All in all, a kaiseki meal is a great experience, but I don't think I'd do it again just because of the food wastage I am likely to occur, due to the large amount... unless I'm eating with someone who has an extraordinarily large appetite.

Breakfast ala Hakone Suimeisou

Breakfast was also a much more extravagant affair than I'm used to. To me, breakfast normally comes in one bowl. This breakfast, however...

Not one bowl at all.

The lightly fried saba fish. The warm miso soup. The onsen egg.

Perfect. Just perfect. Although, also too much for breakfast.

The staff at Hakone Suimeisou, mostly elderly, did their best to accommodate us. Please note that they do not understand most English, but they are certainly friendly. I read some reviews online complaining about how the staff didn't understand English and therefore couldn't explain the dishes served at kaiseki, to which I have to say...


I wouldn't go to Korea and complain about Koreans being unable to explain to me in English (or any other language that I understand) about their customs/ traditions, as I am capable of comprehending that the world does not revolve around English speakers.

But I digress.

Frankly I wish I could have stayed another night, because I spent too little time in the bathtub, but budgetary constraints and all that.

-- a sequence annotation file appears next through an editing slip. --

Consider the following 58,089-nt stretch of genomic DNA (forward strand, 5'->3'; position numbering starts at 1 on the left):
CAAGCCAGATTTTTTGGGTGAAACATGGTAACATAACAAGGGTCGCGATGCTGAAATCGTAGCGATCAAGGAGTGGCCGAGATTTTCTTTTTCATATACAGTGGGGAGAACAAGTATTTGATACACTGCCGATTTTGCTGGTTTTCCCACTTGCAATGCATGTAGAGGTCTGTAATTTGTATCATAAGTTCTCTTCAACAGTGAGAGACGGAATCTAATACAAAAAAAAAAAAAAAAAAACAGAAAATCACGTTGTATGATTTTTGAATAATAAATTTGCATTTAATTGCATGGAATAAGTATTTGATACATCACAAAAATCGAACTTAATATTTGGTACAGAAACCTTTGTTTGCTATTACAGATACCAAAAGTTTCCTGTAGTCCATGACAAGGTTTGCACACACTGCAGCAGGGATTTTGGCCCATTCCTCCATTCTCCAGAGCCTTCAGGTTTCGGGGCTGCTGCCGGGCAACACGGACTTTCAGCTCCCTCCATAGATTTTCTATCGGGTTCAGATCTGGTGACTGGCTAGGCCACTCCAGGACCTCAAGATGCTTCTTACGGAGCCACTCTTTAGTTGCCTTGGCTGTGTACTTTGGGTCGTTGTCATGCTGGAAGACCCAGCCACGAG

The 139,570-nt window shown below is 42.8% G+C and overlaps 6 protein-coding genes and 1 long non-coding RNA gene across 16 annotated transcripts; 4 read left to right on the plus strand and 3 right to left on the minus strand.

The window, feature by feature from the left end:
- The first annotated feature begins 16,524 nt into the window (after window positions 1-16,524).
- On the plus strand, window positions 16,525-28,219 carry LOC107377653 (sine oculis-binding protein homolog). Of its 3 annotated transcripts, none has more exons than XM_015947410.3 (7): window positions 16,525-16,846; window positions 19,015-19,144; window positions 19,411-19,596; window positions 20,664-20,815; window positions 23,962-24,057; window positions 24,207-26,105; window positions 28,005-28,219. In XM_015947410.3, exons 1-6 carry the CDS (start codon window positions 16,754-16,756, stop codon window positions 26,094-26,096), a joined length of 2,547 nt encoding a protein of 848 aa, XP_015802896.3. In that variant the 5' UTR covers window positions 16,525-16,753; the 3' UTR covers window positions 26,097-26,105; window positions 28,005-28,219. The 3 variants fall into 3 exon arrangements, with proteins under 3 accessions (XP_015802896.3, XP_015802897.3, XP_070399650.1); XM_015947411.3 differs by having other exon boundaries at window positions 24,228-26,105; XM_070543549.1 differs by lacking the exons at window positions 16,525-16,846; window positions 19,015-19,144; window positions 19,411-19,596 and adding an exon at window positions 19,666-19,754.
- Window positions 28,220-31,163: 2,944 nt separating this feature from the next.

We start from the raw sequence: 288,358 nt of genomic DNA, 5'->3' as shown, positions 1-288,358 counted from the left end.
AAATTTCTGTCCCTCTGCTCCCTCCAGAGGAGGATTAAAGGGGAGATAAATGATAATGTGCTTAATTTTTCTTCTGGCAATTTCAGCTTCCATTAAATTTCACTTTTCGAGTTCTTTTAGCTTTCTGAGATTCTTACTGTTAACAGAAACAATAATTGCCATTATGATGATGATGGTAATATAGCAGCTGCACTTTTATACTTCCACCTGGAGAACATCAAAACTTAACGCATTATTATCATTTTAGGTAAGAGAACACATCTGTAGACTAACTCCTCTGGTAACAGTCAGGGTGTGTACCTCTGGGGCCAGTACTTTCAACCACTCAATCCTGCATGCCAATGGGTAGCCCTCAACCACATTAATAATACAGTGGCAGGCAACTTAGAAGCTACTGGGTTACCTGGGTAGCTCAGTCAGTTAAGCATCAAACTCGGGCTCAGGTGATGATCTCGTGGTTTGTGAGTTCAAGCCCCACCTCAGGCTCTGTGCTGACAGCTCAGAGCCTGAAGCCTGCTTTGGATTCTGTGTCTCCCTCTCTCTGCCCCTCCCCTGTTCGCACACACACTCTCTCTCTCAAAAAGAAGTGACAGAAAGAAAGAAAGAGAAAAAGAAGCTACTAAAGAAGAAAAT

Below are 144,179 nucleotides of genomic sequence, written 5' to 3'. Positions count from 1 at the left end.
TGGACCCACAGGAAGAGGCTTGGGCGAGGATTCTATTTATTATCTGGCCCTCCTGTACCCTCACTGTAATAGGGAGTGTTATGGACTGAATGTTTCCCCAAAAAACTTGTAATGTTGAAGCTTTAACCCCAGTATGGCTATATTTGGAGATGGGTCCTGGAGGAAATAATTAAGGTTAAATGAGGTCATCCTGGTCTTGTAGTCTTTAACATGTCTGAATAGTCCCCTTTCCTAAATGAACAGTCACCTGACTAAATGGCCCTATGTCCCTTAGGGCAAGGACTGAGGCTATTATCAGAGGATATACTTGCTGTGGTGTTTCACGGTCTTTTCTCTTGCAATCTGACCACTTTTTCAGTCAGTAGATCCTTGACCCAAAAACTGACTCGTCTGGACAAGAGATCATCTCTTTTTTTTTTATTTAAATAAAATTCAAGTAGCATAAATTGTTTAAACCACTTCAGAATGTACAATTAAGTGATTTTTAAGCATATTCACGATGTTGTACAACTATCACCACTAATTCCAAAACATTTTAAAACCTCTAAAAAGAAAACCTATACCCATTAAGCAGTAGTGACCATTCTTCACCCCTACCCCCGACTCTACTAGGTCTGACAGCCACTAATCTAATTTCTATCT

The next day Hakone was gloomy as we checked out, perfectly capturing how I felt about leaving. We left our luggage in the ryokan still as we explored one more place before heading back to Tokyo - Owakudani.

On a clear day, we could have seen Mount Fuji clearly from Owakudani, but it was so windy that day I could only manage one picture. It was the only day in Japan that I broke out my windbreaker, too.

Owakudani, in an eggshell (đŸ˜…) is famous for their black eggs (boiled in their sulfuric hotsprings). One egg is said to extend 7 years of life. I also had black ice-cream, as well as black ramen at Owakudani.

The place of my goth dreams, clearly.

After my December 2017 trip, I have realised I much vastly prefer places like Hakone and Kamakura as places to visit this time.

These places were also besieged by tourists, but definitely at a lesser rate compared to the city itself. I've been in Japan once every two years at least since 2011. Each time, I can see that Japan's campaigns to drive tourism is succeeding even more and more.

I think it's great for their economy, but mass tourism will also bring in certain problems, like destruction of their attractions - people breaking off cherry blossom branches for photo opportunities, for example. I've started to look at attractions in Japan that are off the beaten path, just to avoid running into such tourists.

The Hakone and Kamakura I saw were filled with tourists, but I could still feel a unique human warmth I could no longer feel in places like Harajuku, Shibuya, Ikebukuro, and the like.

From the kind Hiyoshi-san at Tabimonogatarikan to the people in Kamakura that I met, their genuine interest and enthusiasm in welcoming/ helping foreigners like me are one of the reasons why I love returning to Japan.

The next time I return, I hope that I will be able to go to more places in which I can feel this human warmth still.

Thank you, Hakone. I would love to come back again.